“Happy Birthday” will stay out of the public domain a little while longer. In a hearing Wednesday, the judge of the class-action suit over the rights to the song took under consideration motions for summary judgment from both sides.
The hearing in California federal court presented a particularly comprehensive look at how the ownership of the most popular song in the English language will be decided, with Good Morning to You Productions contesting Warner/Chappell’s purported right to the song, which brings in reportedly $2 million per year.
The plaintiffs, who filed suit in 2013 after the publisher requested $1,500 for director Jennifer Nelson to use the song in her “Happy Birthday,” documentary, claim the tune belongs in the public domain.
In summary judgment motions, the opponents disputed in November whether the song’s entrance into the public domain precedes and precludes a copyright to the melody and lyrics filed in 1935 by Clayton Summy, who decades previous took over the sisters’ interest in a version of the song. Warner/Chappell is relying on Summy’s 1935 registration.
Judge George King told the parties in May he wanted more briefing the question of abandonment. If the plaintiffs establish the song’s composers, schoolteacher Patty Smith Hill and Mildred Hill, surrendered the song to the public prior to 1935, the song is outside Summy’s copyright.
What Wednesday’s hearing didn’t include was discussion of the motion filed Monday for the introduction of evidence, which attorneys for the production company called a “smoking gun.” They say the evidence, including a 1922 songbook with uncredited “Happy Birthday” lyrics, prove the song was in the public domain prior to 1935. In its response on Tuesday, Warner/Chappell isn’t disputing the introduction of the evidence, but argues triable questions still exist such as whether the book was published with proper authorization. Judge King in court Wednesday ordered the plaintiffs to reply within seven days. When they reply, he could decide on the summary judgment or hold a new hearing.
“I was a little disappointed that [discussion of the new evidence] didn’t happen [today] because I think the evidence is so compelling. The judge just didn’t have the chance to prepare himself the way he usually does,” the plaintiffs’ attorney Mark Rifkin told The Hollywood Reporter.
Still, the hearing delved into the complex questions of whether the 19th-century songwriters could be found to have let the song enter into public use. One point of contention is precisely who should be considered the creator of “Happy Birthday.”
What the Hill sisters wrote for their 1893 book Song Stories for the Kindergarten in fact wasn’t “Happy Birthday,” but a song titled “Good Morning to All” with the melody of “Happy Birthday.” Then in singing with her students, Patty introduced new lyrics including the “Happy Birthday” version (and “Happy Vacation to You,” “Happy Journey to You” and others).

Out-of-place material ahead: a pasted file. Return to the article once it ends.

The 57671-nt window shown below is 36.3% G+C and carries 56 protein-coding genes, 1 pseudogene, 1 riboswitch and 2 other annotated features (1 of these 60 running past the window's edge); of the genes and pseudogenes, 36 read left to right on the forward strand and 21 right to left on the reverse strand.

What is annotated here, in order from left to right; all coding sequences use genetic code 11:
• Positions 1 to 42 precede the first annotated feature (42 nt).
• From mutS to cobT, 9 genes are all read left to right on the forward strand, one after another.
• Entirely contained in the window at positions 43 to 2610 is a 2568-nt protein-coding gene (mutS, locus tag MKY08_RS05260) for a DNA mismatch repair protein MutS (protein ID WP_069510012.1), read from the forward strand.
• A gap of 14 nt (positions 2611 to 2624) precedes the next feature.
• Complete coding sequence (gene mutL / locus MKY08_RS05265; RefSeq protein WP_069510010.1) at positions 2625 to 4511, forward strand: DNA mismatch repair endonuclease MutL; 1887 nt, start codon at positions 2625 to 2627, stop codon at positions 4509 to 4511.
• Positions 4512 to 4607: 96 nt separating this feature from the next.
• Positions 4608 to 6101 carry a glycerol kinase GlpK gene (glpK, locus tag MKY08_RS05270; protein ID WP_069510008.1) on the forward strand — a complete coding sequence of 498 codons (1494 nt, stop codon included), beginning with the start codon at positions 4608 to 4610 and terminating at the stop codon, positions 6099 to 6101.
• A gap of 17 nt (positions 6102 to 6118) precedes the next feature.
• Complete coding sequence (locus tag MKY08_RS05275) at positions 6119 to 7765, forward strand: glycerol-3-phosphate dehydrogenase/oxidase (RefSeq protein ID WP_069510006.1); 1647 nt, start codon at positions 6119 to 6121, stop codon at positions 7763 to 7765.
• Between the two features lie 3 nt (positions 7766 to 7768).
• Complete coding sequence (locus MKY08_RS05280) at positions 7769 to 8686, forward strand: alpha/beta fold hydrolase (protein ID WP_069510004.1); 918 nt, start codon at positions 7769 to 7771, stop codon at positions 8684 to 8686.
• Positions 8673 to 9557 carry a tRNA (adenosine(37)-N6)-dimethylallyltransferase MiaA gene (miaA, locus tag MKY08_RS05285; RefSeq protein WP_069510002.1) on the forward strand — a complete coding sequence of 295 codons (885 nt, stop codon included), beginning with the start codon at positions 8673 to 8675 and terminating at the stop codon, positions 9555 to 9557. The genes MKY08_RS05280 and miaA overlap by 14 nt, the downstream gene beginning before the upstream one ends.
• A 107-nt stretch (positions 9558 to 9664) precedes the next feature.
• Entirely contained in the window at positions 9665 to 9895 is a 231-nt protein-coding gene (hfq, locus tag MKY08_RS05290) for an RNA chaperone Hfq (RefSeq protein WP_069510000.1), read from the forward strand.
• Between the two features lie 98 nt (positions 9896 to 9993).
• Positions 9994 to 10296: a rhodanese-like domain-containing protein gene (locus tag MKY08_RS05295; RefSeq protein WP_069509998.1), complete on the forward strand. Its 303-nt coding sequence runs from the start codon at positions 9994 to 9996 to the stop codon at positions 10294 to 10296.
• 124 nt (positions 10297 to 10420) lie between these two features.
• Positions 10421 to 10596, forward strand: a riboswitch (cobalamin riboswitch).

So should “Happy Birthday” be considered the sisters’ joint work? Or Patty’s “derivative” work? This is relevant to the question of abandonment because Warner/Chappell contends if the sisters jointly wrote the work, they both would have to give up their claim for the work to enter the public.
Warner/Chappell unsurprisingly contends the sisters jointly wrote the work. The music publisher contends Patty and her other sister Jessica (who inherited the rights to “Good Morning to All” when Mildred died) co-controlled the work because Patty and Mildred wrote the first version with the intent other lyrics could be substituted. The publisher’s attorney Kelly Klaus said “Happy Birthday” fits the definition of “joint works” in U.S. copyright legislation, works with “inseparable or interdependent” parts by two authors, and cited case law distinguishing joint works and composite works.
Rifkin thinks Mildred’s contribution to the song ended with the melody and points out the sisters never published “Happy Birthday” under both their names. “If Mr. Klaus’ argument is no one can change or add to a joint work without it becoming a new joint work, there’s no authority for that,” said Rifkin. “‘Happy Birthday’ was a derivative work, not a composite work and not a joint work.”
Then there’s the question of whether Patty (or Jessica) really did give up the song for public use. Rifkin pointed out numerous instances in which Patty said (or was said to have said) she no longer sought to protect “Happy Birthday,” including New York Times and TIME stories and her deposition in the lawsuit her family’s Hill Foundation filed decades ago against Summy over the rights.
Press interviews don’t necessarily mean anything legally (which King pointed out), but ignoring these comments wouldn’t hold up “any more than you’d look at a tree and say, ‘that’s not a forest,’ and look at another tree and say, ‘that’s not a forest,’ and look at another tree and say, ‘that’s not a forest,’ while you’re standing in the middle of a forest,” said Rifkin.
Responded Klaus: “You aren’t putting together tree, tree, tree and saying, ‘Aha, I’ve got a forest I’ll call an overt act [of abandonment].’ You’ve got to have that overt act.” He argued the articles and the deposition are insufficient.
The judge took the issues under consideration. No further hearing yet is scheduled. Klaus and Warner/Chappell declined to comment outside the courtroom.
This article originally appeared in THR.com.